Anyone who does that, to me or anyone else on this blog, gets summarily deleted from here on. I don’t care if I never get another comment on this blog again. I’m not going to stand for any more like that.

    Following up on this post — We are going to GET SOMEWHERE with these discussions. We are going to CONVERSE. We are going to LISTEN to each other, not DISMISS, and see if we can make some progress in mutual understanding, and maybe even come up with a few answers that transcend the partisan garbage of our times.

    We are going to do that, or we are going to do nothing. Because I don’t have time in my life to spend on a blog that does less.

  17. Doug Ross

    I never said you were lying. I said you do not ever look at the economic impact of your solutions. A tax has a real impact. Jobs will be lost. There will be downstream impact all over the place.
    Why can’t you look at options that DON’T involve taxes? All your plan does is make cigarettes more expensive. It doesn’t really impact demand for those who have the money to buy them.
    Follow the money — if you increase the cigarette tax and use it to fund an ongoing program, then where are you going to get the funds when the tax revenue drops? These are basic principles that you need to account for. Taxes raised from a shrinking market should only be spent after they have been collected, not to fund ongoing programs.
    It’s the same thing as with your opinion on single payer healthcare. You want it but you won’t spend the time to truly think through the impact on the national economy that implementing it would have. It’s an idea, not a plan.

  18. wall fly

    Why not just outlaw tobacco?
    That wouldn’t involve any revenue.
    And it would be all about everybody, not just all about the children.
    But it wouldn’t buy health insurance for everybody and a sucker for every nitwit nincompoop.

  19. Lee Muller

    We KNOW tobacco taxes are not about discouraging smoking, because the state doesn’t spend even 1% of the current tobacco taxes on discouraging smoking or treating illnesses.
    The state doesn’t need any more money, either.
    It has $100,000,000 surplus over last year.

  20. Lee Muller

    So Julia’s $7.60 figure is an “estimate” by anti-tobacco moralists. Worthless, bogus, fake statistics. Let’s stick to real numbers.
    Besides, it is none of my business, or yours, if some misses work that isn’t working for me or with me.
    You don’t owe anyone but your family a dime of medical care, so their alleged illnesses are none of your business.

  21. Brad Warthen

    Good response, Doug, and sorry to unload on you — but I did see that as a “liar-liar” moment, and I’m losing my patience with that stuff these days…
    But you’re wrong that I haven’t considered the money. If I hadn’t considered the money, I would say that we SHOULD burn it, since it isn’t the point. But if the state has several million dollars it took from its citizens in taxes, even if the money wasn’t the original point, it would be pretty irresponsible to burn it, would it not?
    So yeah, you need to spend it responsibly — but since I HAVE thought about that, I can answer your question. The best ways that are mentioned for spending the money — such as making health care more accessible to the poor — is money that’s GOING to get spent in our economy one way or another, efficiently or inefficiently. We don’t just not treat the poor in our society — we just have a cost and payment structure that causes us to spend in the most wasteful and least helpful ways possible, such as hospitals having to pass on to you and me and the insurance companies the absorbed costs of treating people who show up at the emergency room needing care that is WAY more expensive than they would have gotten had they gone to their doctors earlier the way people with private insurance do.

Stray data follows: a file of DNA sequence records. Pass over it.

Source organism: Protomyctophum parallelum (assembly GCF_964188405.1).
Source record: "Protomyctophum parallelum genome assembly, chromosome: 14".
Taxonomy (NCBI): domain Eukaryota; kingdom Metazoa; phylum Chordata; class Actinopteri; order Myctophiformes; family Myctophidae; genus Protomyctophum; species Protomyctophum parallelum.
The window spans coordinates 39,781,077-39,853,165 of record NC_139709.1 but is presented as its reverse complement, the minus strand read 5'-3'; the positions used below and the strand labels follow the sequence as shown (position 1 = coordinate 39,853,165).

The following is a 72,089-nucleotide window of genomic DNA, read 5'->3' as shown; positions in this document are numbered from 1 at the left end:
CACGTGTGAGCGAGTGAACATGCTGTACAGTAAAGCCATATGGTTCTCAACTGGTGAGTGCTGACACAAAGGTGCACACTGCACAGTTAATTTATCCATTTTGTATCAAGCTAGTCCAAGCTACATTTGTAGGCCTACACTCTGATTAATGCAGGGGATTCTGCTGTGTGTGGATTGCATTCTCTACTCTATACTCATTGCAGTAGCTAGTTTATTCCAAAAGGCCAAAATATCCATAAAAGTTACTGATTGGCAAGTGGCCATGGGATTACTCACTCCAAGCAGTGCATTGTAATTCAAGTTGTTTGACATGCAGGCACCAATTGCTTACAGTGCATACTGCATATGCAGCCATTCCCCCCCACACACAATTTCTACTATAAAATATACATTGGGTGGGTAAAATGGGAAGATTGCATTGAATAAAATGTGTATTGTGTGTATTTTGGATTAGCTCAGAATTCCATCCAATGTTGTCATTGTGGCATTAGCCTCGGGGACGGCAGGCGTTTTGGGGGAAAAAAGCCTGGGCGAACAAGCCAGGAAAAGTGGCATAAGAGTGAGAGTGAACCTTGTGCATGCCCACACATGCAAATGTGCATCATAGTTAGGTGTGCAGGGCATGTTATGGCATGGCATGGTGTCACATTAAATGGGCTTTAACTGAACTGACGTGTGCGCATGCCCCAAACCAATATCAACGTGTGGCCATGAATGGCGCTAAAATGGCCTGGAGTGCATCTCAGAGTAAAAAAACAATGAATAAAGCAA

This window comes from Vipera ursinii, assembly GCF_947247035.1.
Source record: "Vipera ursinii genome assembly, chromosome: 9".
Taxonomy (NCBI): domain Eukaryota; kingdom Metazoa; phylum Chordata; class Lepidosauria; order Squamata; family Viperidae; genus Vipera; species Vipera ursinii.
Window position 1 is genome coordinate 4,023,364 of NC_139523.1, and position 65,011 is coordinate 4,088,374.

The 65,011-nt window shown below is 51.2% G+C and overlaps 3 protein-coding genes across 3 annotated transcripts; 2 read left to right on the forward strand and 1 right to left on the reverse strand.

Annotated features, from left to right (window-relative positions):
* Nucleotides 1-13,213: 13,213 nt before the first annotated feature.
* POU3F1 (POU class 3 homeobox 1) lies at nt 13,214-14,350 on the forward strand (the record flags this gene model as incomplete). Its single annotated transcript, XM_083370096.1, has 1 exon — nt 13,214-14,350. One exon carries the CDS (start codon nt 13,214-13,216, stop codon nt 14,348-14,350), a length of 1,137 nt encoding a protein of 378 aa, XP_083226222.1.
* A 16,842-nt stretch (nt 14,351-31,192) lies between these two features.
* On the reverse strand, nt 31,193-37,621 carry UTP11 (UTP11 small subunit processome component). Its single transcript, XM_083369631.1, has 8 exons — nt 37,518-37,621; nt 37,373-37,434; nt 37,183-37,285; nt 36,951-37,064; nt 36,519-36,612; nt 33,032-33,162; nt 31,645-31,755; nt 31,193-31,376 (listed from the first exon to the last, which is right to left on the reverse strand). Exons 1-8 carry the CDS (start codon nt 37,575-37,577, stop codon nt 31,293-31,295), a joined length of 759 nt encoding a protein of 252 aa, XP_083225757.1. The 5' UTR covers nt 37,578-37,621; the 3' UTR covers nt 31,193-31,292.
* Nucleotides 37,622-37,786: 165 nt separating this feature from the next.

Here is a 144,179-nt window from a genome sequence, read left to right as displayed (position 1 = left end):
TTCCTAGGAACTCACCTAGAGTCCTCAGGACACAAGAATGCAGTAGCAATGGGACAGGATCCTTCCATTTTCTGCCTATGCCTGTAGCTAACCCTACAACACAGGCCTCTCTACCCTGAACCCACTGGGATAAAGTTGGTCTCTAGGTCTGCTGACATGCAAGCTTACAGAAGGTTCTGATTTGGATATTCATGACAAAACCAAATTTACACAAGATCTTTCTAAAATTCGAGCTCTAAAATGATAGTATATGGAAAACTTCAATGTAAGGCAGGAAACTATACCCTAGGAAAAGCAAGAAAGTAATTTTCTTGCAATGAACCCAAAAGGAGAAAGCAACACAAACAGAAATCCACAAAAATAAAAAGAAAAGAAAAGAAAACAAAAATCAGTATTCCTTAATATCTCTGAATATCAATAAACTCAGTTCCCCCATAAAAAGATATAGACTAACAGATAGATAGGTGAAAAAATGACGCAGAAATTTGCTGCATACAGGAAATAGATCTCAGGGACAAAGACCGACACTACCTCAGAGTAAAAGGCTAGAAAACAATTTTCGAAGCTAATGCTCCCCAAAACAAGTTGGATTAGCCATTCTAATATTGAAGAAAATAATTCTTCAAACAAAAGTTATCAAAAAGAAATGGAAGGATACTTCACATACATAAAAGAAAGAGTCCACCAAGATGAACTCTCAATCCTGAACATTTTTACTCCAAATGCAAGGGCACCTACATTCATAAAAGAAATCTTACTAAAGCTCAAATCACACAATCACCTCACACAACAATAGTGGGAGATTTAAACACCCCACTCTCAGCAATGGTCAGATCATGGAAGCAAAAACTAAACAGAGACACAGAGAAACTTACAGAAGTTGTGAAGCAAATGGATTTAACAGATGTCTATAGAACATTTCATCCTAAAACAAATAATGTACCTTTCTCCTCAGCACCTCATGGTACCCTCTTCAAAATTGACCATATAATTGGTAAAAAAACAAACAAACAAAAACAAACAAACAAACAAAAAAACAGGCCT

Now think for a moment about this argument that if we succeed in cutting back on tobacco purchases in society, we’re suddenly not going to have the money for some program that we’ve funded with it. Think about it. Suppose the money DID dry up? Are we worse off than we are now without that program? And are we not better off for the fact that fewer people are smoking — not just in terms of our health, but in terms of cost. In the long term, nonsmokers are less likely to have the kinds of catastrophically expensive diseases associated with tobacco use.

  22. Lee Muller

    What have “the poor” done to deserve free medical care? Nothing.
    Nobody OWES them anything.
    If someone wants to GIVE them medical care as personal charity, fine.
    But those who claim to represent the poor, and claim moral authority to force the rest of us to pay them to be middlemen for the welfare payments, are just using the poor as an excuse for their power lust.

  23. KP

    1. Wow. I just saw this post and I’ve never heard Brad so angry. You go.
    2. Dead on about Sanford’s ideology. It’s like his views on seat belt enforcement. If it’s not done in the ideologically pure way, he’ll walk, and who cares what good it might have done?
    3. The cigarette tax should be increased — in a big way, to the national average or beyond. If the money’s not sustainable, at least we’ll have it for the short term. If the cigarette companies go out of business, I don’t care. And I smoke.
    4. Lee: Dear God.

  24. Lee Muller

    Come on, KP, try to come up with a justification for robbing people in the name of “the poor”. No one else has been able to do it. They don’t even try. They just blow 99% of the tobacco taxes on pork projects, then come by whining for more taxes and tell us how, “it’s for the children”. Liars.
    Libertarians and conservatives are about ending poverty by creating an environment of opportunity which rewards hard work.
    Liberals and socialists are about maintaining people in poverty so they will be dependent on liberal and socialist “leaders”. That’s not compassion.